Since its launch in 2009, Bitcoin has now generated more than 400 altcoin offshoots. Data from MapOfCoins shows that the world’s first cryptocurrency has now had 436 forks since going live over 11 years ago.
Despite its many derivatives, Bitcoin remains the undisputed market champion, controlling anything from 58 to 79 percent of the cryptocurrency market at any given time.
In the intervening 11 years, there have been sustained bear markets and contentious hard forks, but thus far there has only been one competitor that has even briefly threatened to give Bitcoin a run for its money.
Bitcoin’s First Forks
Two years after Bitcoin went live, a hard fork called Namecoin hit the scene, marking the first of a flurry of hard forks.
Unlike Bitcoin, which existed to decentralize money, Namecoin existed primarily to decentralize identity management. Despite the divergence in purpose and use case, the relative success of Namecoin marked the first of Bitcoin’s numerous metaphorical children and grandchildren.
Shortly after Namecoin came Litecoin, whose key utility was to speed up Bitcoin transactions. To this day, Litecoin remains one of the most successful cryptocurrencies of all time and has earned a reputation as the ‘silver’ to Bitcoin’s ‘gold.’ It currently has a market capitalization of $2.8 billion and ranks ninth on CoinMarketCap’s crypto rankings.
Litecoin itself grew out of a now-defunct Bitcoin fork known as Tenebrix, making it a genealogical grandchild of Bitcoin in the crypto family tree. Following Litecoin’s success came dozens of Bitcoin hard forks, each one promising to offer unique utility, to varying degrees of success.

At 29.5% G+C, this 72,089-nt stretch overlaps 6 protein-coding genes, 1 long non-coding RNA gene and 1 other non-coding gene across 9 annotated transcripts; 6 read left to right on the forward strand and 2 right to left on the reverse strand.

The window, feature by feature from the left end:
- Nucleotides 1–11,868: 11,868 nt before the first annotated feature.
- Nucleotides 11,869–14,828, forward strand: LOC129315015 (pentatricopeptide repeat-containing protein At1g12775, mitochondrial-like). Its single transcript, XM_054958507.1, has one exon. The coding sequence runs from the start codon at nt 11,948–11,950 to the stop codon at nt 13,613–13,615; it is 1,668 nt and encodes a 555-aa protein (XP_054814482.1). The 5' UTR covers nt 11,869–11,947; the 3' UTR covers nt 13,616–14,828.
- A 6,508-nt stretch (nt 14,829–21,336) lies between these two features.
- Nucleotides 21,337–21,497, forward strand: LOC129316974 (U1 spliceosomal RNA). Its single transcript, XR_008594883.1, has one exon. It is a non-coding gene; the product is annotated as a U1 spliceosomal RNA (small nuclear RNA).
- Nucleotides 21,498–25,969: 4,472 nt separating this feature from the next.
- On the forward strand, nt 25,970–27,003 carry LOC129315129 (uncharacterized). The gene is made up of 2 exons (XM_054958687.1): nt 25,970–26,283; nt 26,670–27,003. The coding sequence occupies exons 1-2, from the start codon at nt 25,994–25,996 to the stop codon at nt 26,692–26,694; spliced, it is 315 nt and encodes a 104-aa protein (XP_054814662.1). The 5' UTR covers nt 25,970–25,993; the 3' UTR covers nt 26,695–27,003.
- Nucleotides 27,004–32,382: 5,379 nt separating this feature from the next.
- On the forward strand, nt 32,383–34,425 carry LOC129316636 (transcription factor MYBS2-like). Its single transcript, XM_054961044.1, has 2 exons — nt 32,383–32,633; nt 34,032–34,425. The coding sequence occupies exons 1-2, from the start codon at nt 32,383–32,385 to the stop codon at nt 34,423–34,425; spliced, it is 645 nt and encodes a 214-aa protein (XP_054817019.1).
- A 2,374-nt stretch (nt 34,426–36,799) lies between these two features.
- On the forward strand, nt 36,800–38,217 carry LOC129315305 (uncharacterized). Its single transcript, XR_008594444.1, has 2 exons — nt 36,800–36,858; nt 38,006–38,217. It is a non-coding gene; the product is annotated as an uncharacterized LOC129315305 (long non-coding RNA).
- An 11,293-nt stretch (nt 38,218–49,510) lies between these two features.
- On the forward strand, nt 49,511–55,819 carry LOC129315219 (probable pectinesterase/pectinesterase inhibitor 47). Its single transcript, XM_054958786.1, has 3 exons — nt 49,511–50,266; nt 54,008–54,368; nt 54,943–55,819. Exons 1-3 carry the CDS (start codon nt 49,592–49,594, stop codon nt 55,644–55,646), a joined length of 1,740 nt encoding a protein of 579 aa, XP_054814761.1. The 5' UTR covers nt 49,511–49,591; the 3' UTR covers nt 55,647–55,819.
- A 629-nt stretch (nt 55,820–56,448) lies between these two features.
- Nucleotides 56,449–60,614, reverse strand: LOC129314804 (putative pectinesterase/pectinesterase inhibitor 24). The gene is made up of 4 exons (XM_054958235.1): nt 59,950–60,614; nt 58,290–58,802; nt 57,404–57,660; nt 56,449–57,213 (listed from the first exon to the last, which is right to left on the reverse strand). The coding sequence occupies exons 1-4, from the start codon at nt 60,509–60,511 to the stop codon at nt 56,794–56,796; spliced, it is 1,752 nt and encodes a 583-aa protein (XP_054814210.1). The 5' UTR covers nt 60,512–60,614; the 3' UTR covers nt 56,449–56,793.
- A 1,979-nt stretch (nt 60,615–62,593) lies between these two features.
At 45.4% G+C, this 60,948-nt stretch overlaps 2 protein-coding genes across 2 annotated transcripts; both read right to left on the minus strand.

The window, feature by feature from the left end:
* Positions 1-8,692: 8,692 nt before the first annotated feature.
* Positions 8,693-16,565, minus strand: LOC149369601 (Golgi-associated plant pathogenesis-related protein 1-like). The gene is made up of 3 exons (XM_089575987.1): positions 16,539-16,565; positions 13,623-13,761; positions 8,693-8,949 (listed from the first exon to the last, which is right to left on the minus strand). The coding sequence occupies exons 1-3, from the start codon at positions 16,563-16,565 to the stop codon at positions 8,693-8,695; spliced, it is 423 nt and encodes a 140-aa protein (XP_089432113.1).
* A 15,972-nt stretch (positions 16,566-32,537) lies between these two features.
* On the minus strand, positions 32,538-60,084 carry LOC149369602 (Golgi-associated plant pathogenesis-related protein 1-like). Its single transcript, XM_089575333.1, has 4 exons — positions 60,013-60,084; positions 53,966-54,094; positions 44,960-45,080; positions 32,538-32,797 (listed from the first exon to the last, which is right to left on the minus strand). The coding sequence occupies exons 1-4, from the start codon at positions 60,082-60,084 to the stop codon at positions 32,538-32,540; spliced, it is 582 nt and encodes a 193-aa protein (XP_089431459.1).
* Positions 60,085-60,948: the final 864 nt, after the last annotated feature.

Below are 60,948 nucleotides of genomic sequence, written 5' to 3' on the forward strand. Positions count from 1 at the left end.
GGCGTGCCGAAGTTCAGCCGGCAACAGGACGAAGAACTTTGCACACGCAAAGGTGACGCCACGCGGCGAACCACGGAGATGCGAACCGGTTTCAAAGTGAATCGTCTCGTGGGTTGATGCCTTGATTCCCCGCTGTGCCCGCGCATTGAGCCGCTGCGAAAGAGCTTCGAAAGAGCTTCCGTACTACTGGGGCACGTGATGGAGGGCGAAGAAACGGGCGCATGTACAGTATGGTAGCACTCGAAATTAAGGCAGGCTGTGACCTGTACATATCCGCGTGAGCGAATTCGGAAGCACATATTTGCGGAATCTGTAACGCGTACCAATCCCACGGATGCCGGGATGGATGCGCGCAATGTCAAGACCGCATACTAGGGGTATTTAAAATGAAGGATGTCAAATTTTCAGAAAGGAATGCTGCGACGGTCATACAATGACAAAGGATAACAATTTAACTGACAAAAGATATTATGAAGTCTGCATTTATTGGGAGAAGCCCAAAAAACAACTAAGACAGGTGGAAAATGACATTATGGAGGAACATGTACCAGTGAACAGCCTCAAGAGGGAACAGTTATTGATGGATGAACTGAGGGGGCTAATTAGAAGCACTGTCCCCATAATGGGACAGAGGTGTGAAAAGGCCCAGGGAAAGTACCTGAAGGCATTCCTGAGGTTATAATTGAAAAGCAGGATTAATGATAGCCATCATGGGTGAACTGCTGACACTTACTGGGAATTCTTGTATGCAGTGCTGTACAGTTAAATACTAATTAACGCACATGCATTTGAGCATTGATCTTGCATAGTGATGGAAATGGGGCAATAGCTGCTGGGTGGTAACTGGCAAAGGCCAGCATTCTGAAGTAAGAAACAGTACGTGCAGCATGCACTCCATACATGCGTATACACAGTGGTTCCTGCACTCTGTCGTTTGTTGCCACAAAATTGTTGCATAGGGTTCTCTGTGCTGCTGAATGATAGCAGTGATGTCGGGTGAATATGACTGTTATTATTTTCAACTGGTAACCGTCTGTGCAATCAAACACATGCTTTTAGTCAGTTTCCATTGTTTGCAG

The Fork Wars
In August 2017, Bitcoin faced its first proper existential challenge following a split within the Bitcoin developer community over block size. Faced with long transaction times due to small block sizes, two schools of thought emerged and divided into two camps known as ‘Bitcoin Core’ and ‘Bitcoin Cash.’
The Bitcoin Core group favored a solution known as Segregated Witness (SegWit), which would divide certain transaction data to save space and thus speed up transactions. The Bitcoin Cash group favored larger block sizes to enable more transactions per block.
Both groups eventually failed to reach a compromise, leading to a hard fork that created Bitcoin Cash trading under the ticker BCH.
In September 2018, BCH then went through its own dramatic, bitterly fought hard fork, again over block sizes. This resulted in a new ‘grandchild’ called Bitcoin Satoshi’s Vision (SV), trading under the ticker BSV.